Chris Bolton loves hockey, but he feels the message that hockey will return is the wrong one to be sending while the dangers of the coronavirus remain strong.
Bolton was the creator and star of the TV series “Rent-a-Goalie,” which ran from 2006 to 2008 and included such guest stars as Phil Esposito, Darryl Sittler, Paul Coffey and Hayley Wickenheiser. Bolton called it a dream come true in part because he was a fictional sports executive interacting with hockey legends.
He’s not a sports executive anymore but Bolton, a writer/photographer who turns 50 Friday, penned a letter to NHL commissioner Gary Bettman and others recently asking that the league not rush back to salvage revenues lost to the coronavirus shutdown.
“It’s a leadership issue,” said Bolton, who also addressed Leafs executives Brendan Shanahan and Kyle Dubas in his letter along with Ontario Premier Doug Ford, Toronto Mayor John Tory and others. “It is beholden on the leaders of our institutions to help the public, not get their hopes up on hanging carrots.
“We need to hear from them that we’re not going to restart the season when we have health-care workers needing (personal protective equipment) on the front lines, when people are sick in hospitals, and with no idea when this will end or when we will have a handle on it.”
None of the league, the province and the mayor’s office responded to a request to comment on Bolton’s email.
Bolton’s letter comes as government, business and sports officials study return scenarios from the virus, which has shut down the much of the world on many levels since early March.
Bettman said recently that the league is looking at every avenue possible for a potential return. And on Wednesday, in an interview with Sportsnet, he outlined a plan where the NHL would resume play in four league locations, divided by conference or division. The games would be played without fans and with limited media.
Florida Panthers president Matt Caldwell told reporters the league is targeting a July return.
Bolton is in favour of hockey being played again, but feels the priority should be fighting the pandemic.
“It’s fair and fine to talk about the return of the game,” he said. “We can talk about the future but it’s only a guess at when it comes back …
“Bettman is a smart man. He knows we don’t need sports right now.”
Bolton feels the commissioner has wrongly aligned himself with U.S. President Donald Trump, who has talked to the leaders of North American professional sports and encouraged the games return as soon as possible.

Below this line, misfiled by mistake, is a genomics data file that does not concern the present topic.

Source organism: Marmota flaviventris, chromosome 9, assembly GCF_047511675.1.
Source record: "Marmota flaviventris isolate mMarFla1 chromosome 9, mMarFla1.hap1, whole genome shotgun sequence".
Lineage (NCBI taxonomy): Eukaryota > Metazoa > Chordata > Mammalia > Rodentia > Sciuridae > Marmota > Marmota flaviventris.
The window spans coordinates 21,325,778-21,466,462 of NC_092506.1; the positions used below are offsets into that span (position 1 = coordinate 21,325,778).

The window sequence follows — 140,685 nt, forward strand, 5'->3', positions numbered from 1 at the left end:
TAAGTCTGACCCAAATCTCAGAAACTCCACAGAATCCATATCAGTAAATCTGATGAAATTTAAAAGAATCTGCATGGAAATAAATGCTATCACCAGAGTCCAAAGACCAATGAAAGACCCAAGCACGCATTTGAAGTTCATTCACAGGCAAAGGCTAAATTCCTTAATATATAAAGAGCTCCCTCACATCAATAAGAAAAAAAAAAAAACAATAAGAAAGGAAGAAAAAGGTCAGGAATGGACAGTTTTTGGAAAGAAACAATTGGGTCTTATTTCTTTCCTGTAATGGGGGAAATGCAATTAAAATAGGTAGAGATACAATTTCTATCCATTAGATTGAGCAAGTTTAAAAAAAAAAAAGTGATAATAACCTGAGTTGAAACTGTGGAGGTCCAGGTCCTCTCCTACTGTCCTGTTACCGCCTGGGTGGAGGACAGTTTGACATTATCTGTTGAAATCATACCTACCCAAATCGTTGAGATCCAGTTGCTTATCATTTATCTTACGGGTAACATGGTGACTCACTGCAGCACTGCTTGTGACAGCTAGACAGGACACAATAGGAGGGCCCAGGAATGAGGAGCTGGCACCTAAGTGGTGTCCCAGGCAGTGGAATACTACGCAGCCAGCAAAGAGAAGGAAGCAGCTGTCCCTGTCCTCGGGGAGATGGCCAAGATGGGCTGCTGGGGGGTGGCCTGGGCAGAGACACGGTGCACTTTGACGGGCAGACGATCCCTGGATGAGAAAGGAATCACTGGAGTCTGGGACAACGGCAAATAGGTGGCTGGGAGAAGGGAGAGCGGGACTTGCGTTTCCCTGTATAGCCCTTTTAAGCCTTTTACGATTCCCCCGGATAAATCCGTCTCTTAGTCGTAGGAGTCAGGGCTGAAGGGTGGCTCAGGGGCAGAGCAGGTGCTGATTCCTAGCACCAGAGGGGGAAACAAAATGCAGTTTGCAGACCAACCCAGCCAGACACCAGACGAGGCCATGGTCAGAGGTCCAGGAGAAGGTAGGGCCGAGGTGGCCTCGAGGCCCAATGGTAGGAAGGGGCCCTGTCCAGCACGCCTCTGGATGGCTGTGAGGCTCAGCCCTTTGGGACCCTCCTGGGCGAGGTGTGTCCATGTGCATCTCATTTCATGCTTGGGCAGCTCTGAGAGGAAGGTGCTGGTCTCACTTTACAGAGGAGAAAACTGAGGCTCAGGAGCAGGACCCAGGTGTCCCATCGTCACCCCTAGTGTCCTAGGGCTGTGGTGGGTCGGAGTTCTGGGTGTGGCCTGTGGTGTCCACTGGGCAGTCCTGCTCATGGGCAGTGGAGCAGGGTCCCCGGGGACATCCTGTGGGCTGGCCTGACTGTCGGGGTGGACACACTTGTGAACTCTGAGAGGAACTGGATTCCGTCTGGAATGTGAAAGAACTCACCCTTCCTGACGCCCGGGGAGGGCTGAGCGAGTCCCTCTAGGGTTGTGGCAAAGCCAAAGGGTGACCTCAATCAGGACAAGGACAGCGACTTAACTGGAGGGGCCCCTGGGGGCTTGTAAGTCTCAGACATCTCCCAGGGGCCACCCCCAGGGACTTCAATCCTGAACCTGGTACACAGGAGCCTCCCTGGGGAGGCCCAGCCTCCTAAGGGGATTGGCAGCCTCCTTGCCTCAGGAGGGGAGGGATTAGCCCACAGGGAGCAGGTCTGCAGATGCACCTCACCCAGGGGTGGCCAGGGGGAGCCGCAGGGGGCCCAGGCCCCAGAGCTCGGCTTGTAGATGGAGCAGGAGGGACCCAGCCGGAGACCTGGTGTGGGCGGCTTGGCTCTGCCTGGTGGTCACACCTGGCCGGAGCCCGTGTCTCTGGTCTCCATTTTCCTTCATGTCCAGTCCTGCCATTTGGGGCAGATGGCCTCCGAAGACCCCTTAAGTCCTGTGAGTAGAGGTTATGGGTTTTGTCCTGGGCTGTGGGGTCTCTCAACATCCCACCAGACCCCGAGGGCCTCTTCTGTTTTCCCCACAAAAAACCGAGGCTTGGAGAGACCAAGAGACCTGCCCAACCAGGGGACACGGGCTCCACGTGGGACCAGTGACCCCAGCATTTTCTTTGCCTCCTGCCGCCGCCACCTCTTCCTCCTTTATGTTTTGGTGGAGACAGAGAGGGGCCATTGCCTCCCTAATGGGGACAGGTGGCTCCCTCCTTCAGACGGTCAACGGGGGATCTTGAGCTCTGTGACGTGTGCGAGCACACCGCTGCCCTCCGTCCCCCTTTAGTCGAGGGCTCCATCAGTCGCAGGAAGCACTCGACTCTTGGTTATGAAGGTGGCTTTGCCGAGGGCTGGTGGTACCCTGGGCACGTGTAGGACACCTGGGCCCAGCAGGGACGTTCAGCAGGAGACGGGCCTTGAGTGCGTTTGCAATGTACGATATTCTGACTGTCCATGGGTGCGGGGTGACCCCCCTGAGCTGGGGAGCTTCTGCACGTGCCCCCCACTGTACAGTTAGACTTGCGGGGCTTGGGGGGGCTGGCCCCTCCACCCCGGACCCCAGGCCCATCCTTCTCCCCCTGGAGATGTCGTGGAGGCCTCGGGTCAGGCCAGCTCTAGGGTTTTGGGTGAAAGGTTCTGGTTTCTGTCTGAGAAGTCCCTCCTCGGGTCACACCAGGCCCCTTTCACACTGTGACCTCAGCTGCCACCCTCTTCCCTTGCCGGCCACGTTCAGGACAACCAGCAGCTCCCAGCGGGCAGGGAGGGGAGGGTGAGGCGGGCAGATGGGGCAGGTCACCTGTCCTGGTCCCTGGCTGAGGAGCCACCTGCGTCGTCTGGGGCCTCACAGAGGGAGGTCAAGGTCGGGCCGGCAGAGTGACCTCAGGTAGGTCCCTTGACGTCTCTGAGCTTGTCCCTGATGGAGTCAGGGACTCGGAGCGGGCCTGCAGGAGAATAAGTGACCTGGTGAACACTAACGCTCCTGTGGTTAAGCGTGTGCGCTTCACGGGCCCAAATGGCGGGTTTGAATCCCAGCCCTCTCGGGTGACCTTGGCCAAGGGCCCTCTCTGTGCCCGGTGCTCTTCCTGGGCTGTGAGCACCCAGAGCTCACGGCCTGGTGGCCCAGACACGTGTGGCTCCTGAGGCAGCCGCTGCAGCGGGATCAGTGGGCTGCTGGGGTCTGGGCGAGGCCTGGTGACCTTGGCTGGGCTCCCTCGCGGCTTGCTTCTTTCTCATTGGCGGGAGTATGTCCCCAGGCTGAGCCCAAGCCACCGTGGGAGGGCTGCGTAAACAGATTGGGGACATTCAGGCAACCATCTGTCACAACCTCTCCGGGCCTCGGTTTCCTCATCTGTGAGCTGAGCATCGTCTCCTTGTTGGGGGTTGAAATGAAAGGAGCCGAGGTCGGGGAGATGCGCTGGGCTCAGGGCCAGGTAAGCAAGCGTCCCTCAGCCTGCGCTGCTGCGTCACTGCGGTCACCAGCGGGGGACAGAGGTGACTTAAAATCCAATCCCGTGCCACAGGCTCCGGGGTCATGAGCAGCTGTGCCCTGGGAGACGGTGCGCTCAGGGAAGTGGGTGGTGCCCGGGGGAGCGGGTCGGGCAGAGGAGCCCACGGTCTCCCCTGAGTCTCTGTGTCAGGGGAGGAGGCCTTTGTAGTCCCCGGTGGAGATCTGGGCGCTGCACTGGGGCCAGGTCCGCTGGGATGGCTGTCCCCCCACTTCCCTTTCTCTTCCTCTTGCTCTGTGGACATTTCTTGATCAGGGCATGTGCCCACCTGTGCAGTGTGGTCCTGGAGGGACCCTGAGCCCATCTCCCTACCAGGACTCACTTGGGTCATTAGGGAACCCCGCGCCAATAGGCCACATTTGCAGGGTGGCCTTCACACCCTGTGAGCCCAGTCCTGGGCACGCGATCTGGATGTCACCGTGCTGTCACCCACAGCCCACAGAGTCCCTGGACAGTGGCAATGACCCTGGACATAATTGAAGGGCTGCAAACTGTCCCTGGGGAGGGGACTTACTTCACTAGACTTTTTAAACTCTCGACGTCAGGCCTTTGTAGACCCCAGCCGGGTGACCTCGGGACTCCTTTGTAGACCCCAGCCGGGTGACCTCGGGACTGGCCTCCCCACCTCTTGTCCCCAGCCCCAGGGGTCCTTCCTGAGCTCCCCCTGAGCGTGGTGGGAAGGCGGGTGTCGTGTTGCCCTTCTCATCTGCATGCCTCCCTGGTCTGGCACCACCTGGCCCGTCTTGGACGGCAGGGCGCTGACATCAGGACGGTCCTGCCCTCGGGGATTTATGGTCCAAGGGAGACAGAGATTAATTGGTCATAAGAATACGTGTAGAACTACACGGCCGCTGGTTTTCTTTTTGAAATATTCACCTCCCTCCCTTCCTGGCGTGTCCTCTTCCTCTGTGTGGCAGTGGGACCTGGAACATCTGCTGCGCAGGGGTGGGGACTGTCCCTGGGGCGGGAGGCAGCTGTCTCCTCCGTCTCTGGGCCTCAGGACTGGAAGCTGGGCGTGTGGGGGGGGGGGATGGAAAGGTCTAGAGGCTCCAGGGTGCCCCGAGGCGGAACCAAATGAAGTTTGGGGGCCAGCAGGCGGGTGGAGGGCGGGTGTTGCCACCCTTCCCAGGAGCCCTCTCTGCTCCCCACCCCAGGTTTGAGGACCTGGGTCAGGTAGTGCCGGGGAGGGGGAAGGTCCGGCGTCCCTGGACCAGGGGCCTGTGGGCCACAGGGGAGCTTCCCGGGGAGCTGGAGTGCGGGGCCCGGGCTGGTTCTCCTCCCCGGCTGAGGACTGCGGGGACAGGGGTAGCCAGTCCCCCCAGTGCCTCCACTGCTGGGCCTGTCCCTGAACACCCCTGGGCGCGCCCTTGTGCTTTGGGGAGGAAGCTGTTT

Dr. Anthony Fauci, Trump’s leading adviser on the virus, said last week there is a way to bring sports back with athletes quarantined in hotels while playing in empty arenas or stadiums.
“Put (the players) in big hotels, wherever you want to play, keep them (under surveillance),” Fauci said. “Have them tested every week and make sure they don’t wind up infecting each other or their family, and just let them play the season out.”
Polls in the U.S. show fans aren’t in any hurry to join the players in arenas or stadiums. In a Seton Hall poll two weeks ago, 61 per cent of those canvassed who identified as sports fans said they would not feel safe attending games until a vaccine for the virus is available.
Hockey stars such as Morgan Rielly, Tyler Seguin and Drew Doughty have said that public health and safety far outweigh discussions about a return to hockey. “People are dying even more every day,” Doughty told reporters last week. “So I just don’t see how or when we’re going to be able to make any type of decision to return to the season.”
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That’s the message Bolton thinks all sports leaders should be conveying at the moment.
“Personally, I don’t think we see the end of this season, I don’t think they’ll play it,” Bolton said. “I love the idea of a tournament when it’s all said and done, an opportunity to fill the ice with the game again.
“But … if they (try to end the season) the way they’re talking about, it would be a way that would do nothing for me.”